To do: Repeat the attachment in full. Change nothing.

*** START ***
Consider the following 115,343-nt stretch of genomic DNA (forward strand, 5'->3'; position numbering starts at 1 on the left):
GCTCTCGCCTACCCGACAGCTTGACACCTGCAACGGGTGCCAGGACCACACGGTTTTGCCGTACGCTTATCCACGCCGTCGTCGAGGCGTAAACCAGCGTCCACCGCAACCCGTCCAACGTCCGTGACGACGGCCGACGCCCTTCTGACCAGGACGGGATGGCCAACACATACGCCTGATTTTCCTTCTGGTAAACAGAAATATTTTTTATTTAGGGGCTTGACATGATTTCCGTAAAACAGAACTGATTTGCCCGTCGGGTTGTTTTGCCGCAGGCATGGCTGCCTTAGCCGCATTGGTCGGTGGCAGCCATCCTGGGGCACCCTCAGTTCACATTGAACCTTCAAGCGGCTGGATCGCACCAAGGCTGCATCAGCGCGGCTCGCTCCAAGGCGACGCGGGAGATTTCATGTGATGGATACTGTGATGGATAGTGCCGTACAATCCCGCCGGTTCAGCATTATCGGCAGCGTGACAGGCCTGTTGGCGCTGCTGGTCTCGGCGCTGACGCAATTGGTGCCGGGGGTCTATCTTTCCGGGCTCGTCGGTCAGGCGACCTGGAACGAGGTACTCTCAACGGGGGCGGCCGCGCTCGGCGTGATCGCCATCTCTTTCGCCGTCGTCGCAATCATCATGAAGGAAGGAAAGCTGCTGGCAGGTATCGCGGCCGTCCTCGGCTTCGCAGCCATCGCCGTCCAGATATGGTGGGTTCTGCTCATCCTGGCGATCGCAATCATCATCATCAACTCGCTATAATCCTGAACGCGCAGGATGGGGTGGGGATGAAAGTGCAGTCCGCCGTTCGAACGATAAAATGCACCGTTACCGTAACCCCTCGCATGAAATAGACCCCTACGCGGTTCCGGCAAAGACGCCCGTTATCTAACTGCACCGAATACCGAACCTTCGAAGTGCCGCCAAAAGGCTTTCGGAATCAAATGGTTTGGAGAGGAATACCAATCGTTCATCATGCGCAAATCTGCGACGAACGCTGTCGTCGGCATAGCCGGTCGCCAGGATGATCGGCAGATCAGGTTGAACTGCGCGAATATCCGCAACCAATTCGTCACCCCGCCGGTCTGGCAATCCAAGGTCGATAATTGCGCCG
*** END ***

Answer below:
Consider the following 115,343-nt stretch of genomic DNA (forward strand, 5'->3'; position numbering starts at 1 on the left):
GCTCTCGCCTACCCGACAGCTTGACACCTGCAACGGGTGCCAGGACCACACGGTTTTGCCGTACGCTTATCCACGCCGTCGTCGAGGCGTAAACCAGCGTCCACCGCAACCCGTCCAACGTCCGTGACGACGGCCGACGCCCTTCTGACCAGGACGGGATGGCCAACACATACGCCTGATTTTCCTTCTGGTAAACAGAAATATTTTTTATTTAGGGGCTTGACATGATTTCCGTAAAACAGAACTGATTTGCCCGTCGGGTTGTTTTGCCGCAGGCATGGCTGCCTTAGCCGCATTGGTCGGTGGCAGCCATCCTGGGGCACCCTCAGTTCACATTGAACCTTCAAGCGGCTGGATCGCACCAAGGCTGCATCAGCGCGGCTCGCTCCAAGGCGACGCGGGAGATTTCATGTGATGGATACTGTGATGGATAGTGCCGTACAATCCCGCCGGTTCAGCATTATCGGCAGCGTGACAGGCCTGTTGGCGCTGCTGGTCTCGGCGCTGACGCAATTGGTGCCGGGGGTCTATCTTTCCGGGCTCGTCGGTCAGGCGACCTGGAACGAGGTACTCTCAACGGGGGCGGCCGCGCTCGGCGTGATCGCCATCTCTTTCGCCGTCGTCGCAATCATCATGAAGGAAGGAAAGCTGCTGGCAGGTATCGCGGCCGTCCTCGGCTTCGCAGCCATCGCCGTCCAGATATGGTGGGTTCTGCTCATCCTGGCGATCGCAATCATCATCATCAACTCGCTATAATCCTGAACGCGCAGGATGGGGTGGGGATGAAAGTGCAGTCCGCCGTTCGAACGATAAAATGCACCGTTACCGTAACCCCTCGCATGAAATAGACCCCTACGCGGTTCCGGCAAAGACGCCCGTTATCTAACTGCACCGAATACCGAACCTTCGAAGTGCCGCCAAAAGGCTTTCGGAATCAAATGGTTTGGAGAGGAATACCAATCGTTCATCATGCGCAAATCTGCGACGAACGCTGTCGTCGGCATAGCCGGTCGCCAGGATGATCGGCAGATCAGGTTGAACTGCGCGAATATCCGCAACCAATTCGTCACCCCGCCGGTCTGGCAATCCAAGGTCGATAATTGCGCCG